FALMOUTH — Voters on Nov. 6 will decide whether to approve a request from Falmouth Memorial Library for the town to borrow an additional $500,000 to complete an expansion and renovation project.
In advocating for the new capital spending, supporters say libraries are more relevant than ever and the Falmouth institution must keep evolving to continue to meet patrons’ needs.
While there is no organized opposition to the proposed bond, several residents have publicly opposed the borrowing.
At public hearings and in published letters they have argued the library should stick with the original $5.6 million expenditure and be content with whatever that would buy, instead of seeking more money from taxpayers.
With the request for further funding, Lisa Joy said in a letter to The Forecaster, “the good faith of the Falmouth Memorial Library is on the line, (as taxpayers) approach, and will likely exceed, 80 percent funding” of the project.
Another letter writer, John F. Edwards, said the Falmouth library “is searching for relevance in an era when many Maine towns are losing their libraries. Taxpayers do not need to be supporting ukulele groups or other nonsensical programming.”
In comments to the Town Council, resident John Winslow said the library should “change course to make (the original $5.6) million work. … We are in the electronic age and we don’t need a repository for books.”
But library supporters like Vicki and Bob Swerdlow believe “the library is one of the greatest blessings in our communal lives” and that “Falmouth needs and deserves this expansion now.”
Library leaders say the supplemental funding is a maximum amount and could be reduced by further private fundraising or finding more cost savings in the overall project.
They’re hopeful the overwhelming support the expansion project received four years ago will carry over this fall.
In the 2014 referendum, residents agreed to pay half the cost of a new $5.6 million library if the organization could raise the other half.
The goal of the project is to enlarge the library to 18,000 square feet and provide a separate youth services wing and reading room, along with increased access to technology, among other updates.
The library was ultimately successful in raising its share of the initial cost, but in the meantime construction costs skyrocketed, leading to a cost overrun of $2.2 million.
After completing several rounds of value engineering, however, the library found $1.2 million in costs savings and also said it could raise an additional $500,000 on its own, reducing the total new amount requested from the town to $500,000.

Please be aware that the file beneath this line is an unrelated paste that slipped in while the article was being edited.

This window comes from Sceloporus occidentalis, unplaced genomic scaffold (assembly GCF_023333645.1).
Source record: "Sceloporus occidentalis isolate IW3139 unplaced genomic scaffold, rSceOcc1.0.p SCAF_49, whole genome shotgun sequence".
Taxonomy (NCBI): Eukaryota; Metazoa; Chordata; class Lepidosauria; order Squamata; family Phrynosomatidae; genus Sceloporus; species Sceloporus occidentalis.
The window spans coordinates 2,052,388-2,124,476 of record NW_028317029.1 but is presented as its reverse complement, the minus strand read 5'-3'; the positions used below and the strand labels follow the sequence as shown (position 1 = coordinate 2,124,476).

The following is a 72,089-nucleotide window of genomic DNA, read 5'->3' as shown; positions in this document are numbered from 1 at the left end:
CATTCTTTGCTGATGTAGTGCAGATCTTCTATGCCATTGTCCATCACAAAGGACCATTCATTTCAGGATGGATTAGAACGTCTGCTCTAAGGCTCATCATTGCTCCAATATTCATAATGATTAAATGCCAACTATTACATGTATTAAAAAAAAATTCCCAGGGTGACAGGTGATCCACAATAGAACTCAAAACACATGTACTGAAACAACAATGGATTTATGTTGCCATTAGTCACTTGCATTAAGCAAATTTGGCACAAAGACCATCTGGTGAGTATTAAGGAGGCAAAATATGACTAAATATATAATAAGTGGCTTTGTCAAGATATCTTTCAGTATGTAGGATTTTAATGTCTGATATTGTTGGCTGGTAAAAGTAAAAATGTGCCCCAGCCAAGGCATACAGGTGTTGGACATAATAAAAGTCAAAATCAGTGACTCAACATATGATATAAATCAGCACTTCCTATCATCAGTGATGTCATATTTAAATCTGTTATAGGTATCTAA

In late August the Town Council voted 5-2, with Councilors Andrea Ferrante and Aaron Svedlow opposed, to put a bond referendum for the additional amount on the November ballot.
In an interview, Maura DeNoia, vice president of the library board of trustees, said it’s important to “maintain the integrity of the original design” as much as possible.
Immediate past President Marsha Clark added “we had very clear needs when we first went into this (four years ago). … The new building is at the low end of our space needs and we’re using every bit of space we have now.To cut (square footage) means cutting programs.”
DeNoia said the library is more than a repository of books. “It’s a great place to gather and learn, meet others and build a social network,” she said. “It’s a place where everyone can go free of charge. It’s a true resource.”
Both Clark and DeNoia also said now’s the time to move forward on the library expansion, not just because of the need for additional space, but because the current building is failing.
“The construction market is a very different environment now then it was four years ago,” DeNoia said. “And this type of (project overrun) is happening all over the state.”
Clark said construction costs went up 30-60 percent for all aspects of the project, which created a snowball effect.
“When we can explain that nothing was added and the project was not a grand building to start, and that we put in no more than we needed, most people understand,” she said. “I don’t know what we’ll do if the bond doesn’t pass. It would be a major blow.”
On Nov. 6, Falmouth voters will be asked whether they support borrowing an additional $500,000 for a long-planned expansion and renovation of Falmouth Memorial Library.